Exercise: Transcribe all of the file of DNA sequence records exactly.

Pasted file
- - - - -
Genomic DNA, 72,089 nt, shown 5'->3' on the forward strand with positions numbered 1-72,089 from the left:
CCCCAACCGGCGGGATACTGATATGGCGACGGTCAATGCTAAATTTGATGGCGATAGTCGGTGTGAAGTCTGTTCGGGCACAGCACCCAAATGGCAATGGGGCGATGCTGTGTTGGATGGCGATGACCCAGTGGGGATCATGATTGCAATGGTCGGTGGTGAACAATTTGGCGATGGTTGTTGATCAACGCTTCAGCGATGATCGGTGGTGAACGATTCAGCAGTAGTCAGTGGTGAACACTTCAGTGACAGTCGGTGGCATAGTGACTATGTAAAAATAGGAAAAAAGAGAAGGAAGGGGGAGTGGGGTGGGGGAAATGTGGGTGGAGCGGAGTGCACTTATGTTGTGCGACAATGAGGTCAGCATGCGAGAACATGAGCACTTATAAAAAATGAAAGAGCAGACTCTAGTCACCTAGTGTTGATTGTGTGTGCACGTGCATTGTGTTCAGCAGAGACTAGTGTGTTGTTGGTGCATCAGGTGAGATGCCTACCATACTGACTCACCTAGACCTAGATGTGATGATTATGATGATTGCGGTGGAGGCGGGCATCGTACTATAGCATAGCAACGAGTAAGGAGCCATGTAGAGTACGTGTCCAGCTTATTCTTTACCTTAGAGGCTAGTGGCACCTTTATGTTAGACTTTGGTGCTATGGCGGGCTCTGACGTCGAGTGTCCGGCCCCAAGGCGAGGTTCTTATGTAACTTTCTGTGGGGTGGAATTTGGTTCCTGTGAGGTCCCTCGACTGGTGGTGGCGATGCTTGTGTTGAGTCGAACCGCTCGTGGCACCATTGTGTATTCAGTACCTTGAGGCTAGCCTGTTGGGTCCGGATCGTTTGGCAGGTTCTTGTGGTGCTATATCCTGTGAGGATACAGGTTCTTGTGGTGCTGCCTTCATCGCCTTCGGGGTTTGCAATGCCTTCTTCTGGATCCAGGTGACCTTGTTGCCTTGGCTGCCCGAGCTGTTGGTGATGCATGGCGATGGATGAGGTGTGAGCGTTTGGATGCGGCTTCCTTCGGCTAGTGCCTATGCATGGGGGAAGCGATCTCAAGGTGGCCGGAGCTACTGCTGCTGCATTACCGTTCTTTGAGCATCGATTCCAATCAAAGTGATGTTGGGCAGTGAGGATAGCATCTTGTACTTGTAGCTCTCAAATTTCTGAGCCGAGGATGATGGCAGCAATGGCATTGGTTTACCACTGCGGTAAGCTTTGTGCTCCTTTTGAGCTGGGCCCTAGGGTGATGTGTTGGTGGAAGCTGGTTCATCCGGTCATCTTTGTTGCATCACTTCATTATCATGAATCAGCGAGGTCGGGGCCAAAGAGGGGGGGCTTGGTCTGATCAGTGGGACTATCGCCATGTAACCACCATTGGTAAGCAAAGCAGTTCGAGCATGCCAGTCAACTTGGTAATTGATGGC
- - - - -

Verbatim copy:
Genomic DNA, 72,089 nt, shown 5'->3' on the forward strand with positions numbered 1-72,089 from the left:
CCCCAACCGGCGGGATACTGATATGGCGACGGTCAATGCTAAATTTGATGGCGATAGTCGGTGTGAAGTCTGTTCGGGCACAGCACCCAAATGGCAATGGGGCGATGCTGTGTTGGATGGCGATGACCCAGTGGGGATCATGATTGCAATGGTCGGTGGTGAACAATTTGGCGATGGTTGTTGATCAACGCTTCAGCGATGATCGGTGGTGAACGATTCAGCAGTAGTCAGTGGTGAACACTTCAGTGACAGTCGGTGGCATAGTGACTATGTAAAAATAGGAAAAAAGAGAAGGAAGGGGGAGTGGGGTGGGGGAAATGTGGGTGGAGCGGAGTGCACTTATGTTGTGCGACAATGAGGTCAGCATGCGAGAACATGAGCACTTATAAAAAATGAAAGAGCAGACTCTAGTCACCTAGTGTTGATTGTGTGTGCACGTGCATTGTGTTCAGCAGAGACTAGTGTGTTGTTGGTGCATCAGGTGAGATGCCTACCATACTGACTCACCTAGACCTAGATGTGATGATTATGATGATTGCGGTGGAGGCGGGCATCGTACTATAGCATAGCAACGAGTAAGGAGCCATGTAGAGTACGTGTCCAGCTTATTCTTTACCTTAGAGGCTAGTGGCACCTTTATGTTAGACTTTGGTGCTATGGCGGGCTCTGACGTCGAGTGTCCGGCCCCAAGGCGAGGTTCTTATGTAACTTTCTGTGGGGTGGAATTTGGTTCCTGTGAGGTCCCTCGACTGGTGGTGGCGATGCTTGTGTTGAGTCGAACCGCTCGTGGCACCATTGTGTATTCAGTACCTTGAGGCTAGCCTGTTGGGTCCGGATCGTTTGGCAGGTTCTTGTGGTGCTATATCCTGTGAGGATACAGGTTCTTGTGGTGCTGCCTTCATCGCCTTCGGGGTTTGCAATGCCTTCTTCTGGATCCAGGTGACCTTGTTGCCTTGGCTGCCCGAGCTGTTGGTGATGCATGGCGATGGATGAGGTGTGAGCGTTTGGATGCGGCTTCCTTCGGCTAGTGCCTATGCATGGGGGAAGCGATCTCAAGGTGGCCGGAGCTACTGCTGCTGCATTACCGTTCTTTGAGCATCGATTCCAATCAAAGTGATGTTGGGCAGTGAGGATAGCATCTTGTACTTGTAGCTCTCAAATTTCTGAGCCGAGGATGATGGCAGCAATGGCATTGGTTTACCACTGCGGTAAGCTTTGTGCTCCTTTTGAGCTGGGCCCTAGGGTGATGTGTTGGTGGAAGCTGGTTCATCCGGTCATCTTTGTTGCATCACTTCATTATCATGAATCAGCGAGGTCGGGGCCAAAGAGGGGGGGCTTGGTCTGATCAGTGGGACTATCGCCATGTAACCACCATTGGTAAGCAAAGCAGTTCGAGCATGCCAGTCAACTTGGTAATTGATGGC